East Meets West: Japanese Businessman Takes US Accounting Home
In a true “east meets west” scenario, Japanese businessman Motoyoshi Hirose came to the United States several years ago to investigate the possibilities of obtaining the Japan franchise for a U.S.-style franchise accounting firm. His Internet research soon led him to Fiducial.
Since that time, Hirose has met on several occasions with Fiducial representatives including Yves Morard-Lacroix, executive vice president; Howard Margolis, director of field support and development, and Bill Morice, director of field operations.
Hirose, who serves as president of ACCS Consulting Co., Ltd. in Tokyo, owns several businesses that provide services and information to Japanese Licensed Tax Accountants which dominate services to small businesses and to some CPAs serving the same markets. The majority of Japanese CPAs work for a handful of large CPA firms which service public companies.
His “mission” in recent years has been to educate Japanese accountants on how to improve their business. Up until two years ago in the Japanese accounting industry, accountants were not allowed to advertise. Now that things have eased up in that area, Hirose has been busy spreading the word about some of America’s top accounting practices such as those followed by Fiducial.
Margolis has known Hirose for over a year and a half and says he comes to meet with U.S. accounting industry sources “to learn things to take back to educate the accounting industry in Japan.”
Hirose has twice visited Fiducial’s Technical and Administrative Support Center (TASC) in Columbia, MD, observing Discovery Days and training sessions.
“He’s trying to learn everything about us in a short time,” said Margolis. “The second meeting gave him more to think about how we train and about franchising.”
Interested in an alliance
Morice observed that Hirose is “an astute entrepreneur and an excellent observer of business enterprise.”
Apparently Hirose was a quick study, having applied what he learned about Fiducial to his recruitment efforts back in Japan.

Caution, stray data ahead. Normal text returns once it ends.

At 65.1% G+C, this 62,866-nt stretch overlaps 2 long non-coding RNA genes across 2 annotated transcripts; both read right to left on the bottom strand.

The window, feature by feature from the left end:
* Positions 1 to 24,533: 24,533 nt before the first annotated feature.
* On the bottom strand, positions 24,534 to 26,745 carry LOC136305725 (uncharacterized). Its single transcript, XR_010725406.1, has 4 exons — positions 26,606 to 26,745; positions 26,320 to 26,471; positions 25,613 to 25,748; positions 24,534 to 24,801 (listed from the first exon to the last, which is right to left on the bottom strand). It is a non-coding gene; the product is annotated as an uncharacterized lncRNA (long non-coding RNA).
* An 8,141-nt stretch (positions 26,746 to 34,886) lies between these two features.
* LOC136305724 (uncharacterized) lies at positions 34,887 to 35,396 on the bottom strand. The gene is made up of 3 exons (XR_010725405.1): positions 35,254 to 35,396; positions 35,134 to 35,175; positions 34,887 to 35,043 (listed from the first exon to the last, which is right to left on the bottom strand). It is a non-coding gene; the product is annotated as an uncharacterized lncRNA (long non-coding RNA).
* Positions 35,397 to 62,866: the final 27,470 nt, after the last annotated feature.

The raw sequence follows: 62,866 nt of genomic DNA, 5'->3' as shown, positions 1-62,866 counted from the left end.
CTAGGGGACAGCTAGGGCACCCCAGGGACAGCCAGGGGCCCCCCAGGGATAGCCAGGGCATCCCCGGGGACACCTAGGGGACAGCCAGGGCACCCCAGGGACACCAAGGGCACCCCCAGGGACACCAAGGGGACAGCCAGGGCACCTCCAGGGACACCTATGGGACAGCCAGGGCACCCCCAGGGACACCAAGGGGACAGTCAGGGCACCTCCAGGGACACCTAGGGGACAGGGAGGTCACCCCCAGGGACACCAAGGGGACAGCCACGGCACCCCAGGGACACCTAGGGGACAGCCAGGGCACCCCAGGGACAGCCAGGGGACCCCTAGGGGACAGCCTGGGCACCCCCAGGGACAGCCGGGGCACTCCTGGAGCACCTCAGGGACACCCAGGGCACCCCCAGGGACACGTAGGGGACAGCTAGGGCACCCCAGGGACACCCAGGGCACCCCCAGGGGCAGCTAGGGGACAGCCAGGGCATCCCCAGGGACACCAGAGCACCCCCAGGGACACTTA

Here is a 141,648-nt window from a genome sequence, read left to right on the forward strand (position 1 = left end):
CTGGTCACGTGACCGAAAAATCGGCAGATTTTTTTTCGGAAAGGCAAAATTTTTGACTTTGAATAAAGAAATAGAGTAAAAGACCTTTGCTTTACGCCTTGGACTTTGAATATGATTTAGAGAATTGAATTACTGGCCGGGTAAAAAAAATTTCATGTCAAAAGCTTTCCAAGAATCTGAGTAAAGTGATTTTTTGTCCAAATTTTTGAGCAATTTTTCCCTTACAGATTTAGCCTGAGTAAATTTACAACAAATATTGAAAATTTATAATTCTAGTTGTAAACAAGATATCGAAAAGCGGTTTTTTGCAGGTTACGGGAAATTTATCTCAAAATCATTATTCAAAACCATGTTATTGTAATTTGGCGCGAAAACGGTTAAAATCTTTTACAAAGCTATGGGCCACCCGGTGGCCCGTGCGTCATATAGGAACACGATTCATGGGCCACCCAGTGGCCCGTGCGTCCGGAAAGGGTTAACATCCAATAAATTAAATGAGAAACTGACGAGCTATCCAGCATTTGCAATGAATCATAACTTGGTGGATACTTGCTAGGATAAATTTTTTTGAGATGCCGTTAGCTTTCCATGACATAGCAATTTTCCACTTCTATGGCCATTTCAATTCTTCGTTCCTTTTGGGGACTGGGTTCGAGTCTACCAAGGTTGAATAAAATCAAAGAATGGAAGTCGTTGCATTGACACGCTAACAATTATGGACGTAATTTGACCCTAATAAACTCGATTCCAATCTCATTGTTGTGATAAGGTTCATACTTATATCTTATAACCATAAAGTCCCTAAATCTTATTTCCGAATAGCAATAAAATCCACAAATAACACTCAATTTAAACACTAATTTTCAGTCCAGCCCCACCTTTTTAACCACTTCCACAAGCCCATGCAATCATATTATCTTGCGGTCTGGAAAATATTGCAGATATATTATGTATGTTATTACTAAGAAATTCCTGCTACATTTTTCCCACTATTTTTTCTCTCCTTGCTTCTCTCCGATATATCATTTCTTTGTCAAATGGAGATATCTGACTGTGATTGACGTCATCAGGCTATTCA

“He does more of the offering of conversion franchises,” said Morice. “As he makes his speeches on systems, production and the improving of firms, people come to him and say ‘I will subscribe to your software and follow your systems.’ There’s a fine line between franchising and conversions. It’s very similar to what we do.”
Through a translator in his office, Hirose has indicated in his emails to Margolis that he’s “very serious” about forming a relationship with Fiducial.
“They [Fiducial] are very systematized and organized with various good systems in the U.S. that will be a help to ACCS in developing systems for Japan too,” writes Hirose. “For example, they have a payroll system, an internal website and detailed manuals on various industries.”
Hirose added that he didn’t know if it will be possible to form an alliance with Fiducial, “but I have a strong interest in doing so.”
Margolis noted that the short span of time it took Hirose to generate interest in a one-stop shop concept is a strong indication of just how successful the Fiducial franchise system can be.
“This shows how really easy it is to start building a franchise on a junior level,” he said. “What other people see in us is just another piece in building a brand. When you start adding these companies together, it is fascinating to start seeing how these pieces are going to shape our future. It’s just another piece of the puzzle.”
Morice indicated that Fiducial has received additional inquiries about franchising opportunities from other parts of the world including Great Britain and Spain. And he sees further expansion ahead for the company’s worldwide network.
“Mr. [Christian] Latouche [Fiducial founder and CEO] built it in France and Belgium and we built it here,” he said. “There’s no reason that the one-stop shop can’t thrive in every country.”
Written by Stephen Parezo, Media Manager for Fiducial.
Voice of the Editor
Which isn’t completely true. I mean, occasionally I drop by when I manage to sneak out of the nonstop frat party over at Going Concern, but I’m mostly a wallflower over there. I’m happy to say that I’ve been given express permission (or explicit orders, if you like) to wander over here to AccountingWEB more often.
Why is that, you might ask? My job is to replace the irreplaceable Gail Perry as Editor-in-Chief. What does that mean? I don’t really know! I think it’ll be fun getting a feel for things, throwing in my own thoughts here and there, and listening to the discussions you’re having about the accounting profession.